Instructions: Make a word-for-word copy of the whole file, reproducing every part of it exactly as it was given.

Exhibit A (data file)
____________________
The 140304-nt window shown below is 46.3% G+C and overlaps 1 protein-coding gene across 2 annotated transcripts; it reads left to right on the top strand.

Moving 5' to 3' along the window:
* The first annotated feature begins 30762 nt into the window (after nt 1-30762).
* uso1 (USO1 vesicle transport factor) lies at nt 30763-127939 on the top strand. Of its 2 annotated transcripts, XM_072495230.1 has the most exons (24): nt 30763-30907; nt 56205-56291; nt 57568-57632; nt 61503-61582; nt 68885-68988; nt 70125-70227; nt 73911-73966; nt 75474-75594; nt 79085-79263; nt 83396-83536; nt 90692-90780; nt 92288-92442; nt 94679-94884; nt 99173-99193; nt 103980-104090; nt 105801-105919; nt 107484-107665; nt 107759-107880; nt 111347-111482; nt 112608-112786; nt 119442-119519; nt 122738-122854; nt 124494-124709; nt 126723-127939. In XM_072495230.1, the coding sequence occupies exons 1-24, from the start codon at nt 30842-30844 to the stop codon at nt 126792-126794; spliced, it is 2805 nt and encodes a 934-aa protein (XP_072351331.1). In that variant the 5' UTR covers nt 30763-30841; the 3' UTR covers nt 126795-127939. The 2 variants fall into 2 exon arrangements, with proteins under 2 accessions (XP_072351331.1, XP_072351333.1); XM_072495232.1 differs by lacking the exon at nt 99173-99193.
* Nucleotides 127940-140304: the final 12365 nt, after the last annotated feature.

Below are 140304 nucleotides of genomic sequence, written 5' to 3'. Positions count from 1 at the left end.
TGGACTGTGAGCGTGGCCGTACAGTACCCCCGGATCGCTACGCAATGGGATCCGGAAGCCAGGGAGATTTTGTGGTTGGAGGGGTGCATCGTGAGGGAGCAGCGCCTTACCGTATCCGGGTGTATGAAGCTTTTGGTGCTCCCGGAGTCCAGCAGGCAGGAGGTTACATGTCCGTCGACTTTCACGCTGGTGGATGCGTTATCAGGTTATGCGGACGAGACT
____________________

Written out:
The 140304-nt window shown below is 46.3% G+C and overlaps 1 protein-coding gene across 2 annotated transcripts; it reads left to right on the top strand.

Moving 5' to 3' along the window:
* The first annotated feature begins 30762 nt into the window (after nt 1-30762).
* uso1 (USO1 vesicle transport factor) lies at nt 30763-127939 on the top strand. Of its 2 annotated transcripts, XM_072495230.1 has the most exons (24): nt 30763-30907; nt 56205-56291; nt 57568-57632; nt 61503-61582; nt 68885-68988; nt 70125-70227; nt 73911-73966; nt 75474-75594; nt 79085-79263; nt 83396-83536; nt 90692-90780; nt 92288-92442; nt 94679-94884; nt 99173-99193; nt 103980-104090; nt 105801-105919; nt 107484-107665; nt 107759-107880; nt 111347-111482; nt 112608-112786; nt 119442-119519; nt 122738-122854; nt 124494-124709; nt 126723-127939. In XM_072495230.1, the coding sequence occupies exons 1-24, from the start codon at nt 30842-30844 to the stop codon at nt 126792-126794; spliced, it is 2805 nt and encodes a 934-aa protein (XP_072351331.1). In that variant the 5' UTR covers nt 30763-30841; the 3' UTR covers nt 126795-127939. The 2 variants fall into 2 exon arrangements, with proteins under 2 accessions (XP_072351331.1, XP_072351333.1); XM_072495232.1 differs by lacking the exon at nt 99173-99193.
* Nucleotides 127940-140304: the final 12365 nt, after the last annotated feature.

Below are 140304 nucleotides of genomic sequence, written 5' to 3'. Positions count from 1 at the left end.
TGGACTGTGAGCGTGGCCGTACAGTACCCCCGGATCGCTACGCAATGGGATCCGGAAGCCAGGGAGATTTTGTGGTTGGAGGGGTGCATCGTGAGGGAGCAGCGCCTTACCGTATCCGGGTGTATGAAGCTTTTGGTGCTCCCGGAGTCCAGCAGGCAGGAGGTTACATGTCCGTCGACTTTCACGCTGGTGGATGCGTTATCAGGTTATGCGGACGAGACT